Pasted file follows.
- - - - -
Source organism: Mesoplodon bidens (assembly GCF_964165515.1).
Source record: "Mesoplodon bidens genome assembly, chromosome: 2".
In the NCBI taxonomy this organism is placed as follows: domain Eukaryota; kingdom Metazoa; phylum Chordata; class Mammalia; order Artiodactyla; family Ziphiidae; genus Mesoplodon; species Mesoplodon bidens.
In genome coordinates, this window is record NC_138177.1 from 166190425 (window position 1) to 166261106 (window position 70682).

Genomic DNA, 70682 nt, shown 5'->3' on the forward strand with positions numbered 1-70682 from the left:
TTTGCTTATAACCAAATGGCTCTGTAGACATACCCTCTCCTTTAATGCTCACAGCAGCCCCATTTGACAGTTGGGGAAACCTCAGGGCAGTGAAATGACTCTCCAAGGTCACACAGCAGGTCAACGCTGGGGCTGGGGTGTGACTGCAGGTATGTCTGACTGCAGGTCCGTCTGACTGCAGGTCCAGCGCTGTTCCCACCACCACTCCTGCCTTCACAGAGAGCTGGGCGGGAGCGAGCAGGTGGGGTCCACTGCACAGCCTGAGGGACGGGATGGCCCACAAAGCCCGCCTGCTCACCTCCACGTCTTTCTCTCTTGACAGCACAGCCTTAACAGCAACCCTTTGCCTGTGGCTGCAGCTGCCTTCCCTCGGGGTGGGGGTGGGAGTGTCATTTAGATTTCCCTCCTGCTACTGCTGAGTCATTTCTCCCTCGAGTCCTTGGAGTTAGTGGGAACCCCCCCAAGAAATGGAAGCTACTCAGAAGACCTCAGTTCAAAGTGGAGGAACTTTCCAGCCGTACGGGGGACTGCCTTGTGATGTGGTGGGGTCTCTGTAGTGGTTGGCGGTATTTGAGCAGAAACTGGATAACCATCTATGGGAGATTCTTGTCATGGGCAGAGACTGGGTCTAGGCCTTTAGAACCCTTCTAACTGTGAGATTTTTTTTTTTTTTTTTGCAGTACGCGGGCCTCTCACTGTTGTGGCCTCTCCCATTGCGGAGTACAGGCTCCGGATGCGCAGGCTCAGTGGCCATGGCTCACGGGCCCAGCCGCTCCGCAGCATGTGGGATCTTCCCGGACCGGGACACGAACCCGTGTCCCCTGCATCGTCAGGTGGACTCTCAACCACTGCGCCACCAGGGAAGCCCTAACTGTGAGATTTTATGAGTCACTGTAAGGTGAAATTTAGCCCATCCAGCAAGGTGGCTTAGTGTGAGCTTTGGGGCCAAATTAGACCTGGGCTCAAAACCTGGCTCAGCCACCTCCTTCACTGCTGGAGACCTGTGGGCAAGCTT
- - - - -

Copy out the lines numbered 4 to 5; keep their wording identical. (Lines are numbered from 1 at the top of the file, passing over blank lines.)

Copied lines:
In genome coordinates, this window is record NC_138177.1 from 166190425 (window position 1) to 166261106 (window position 70682).

Genomic DNA, 70682 nt, shown 5'->3' on the forward strand with positions numbered 1-70682 from the left: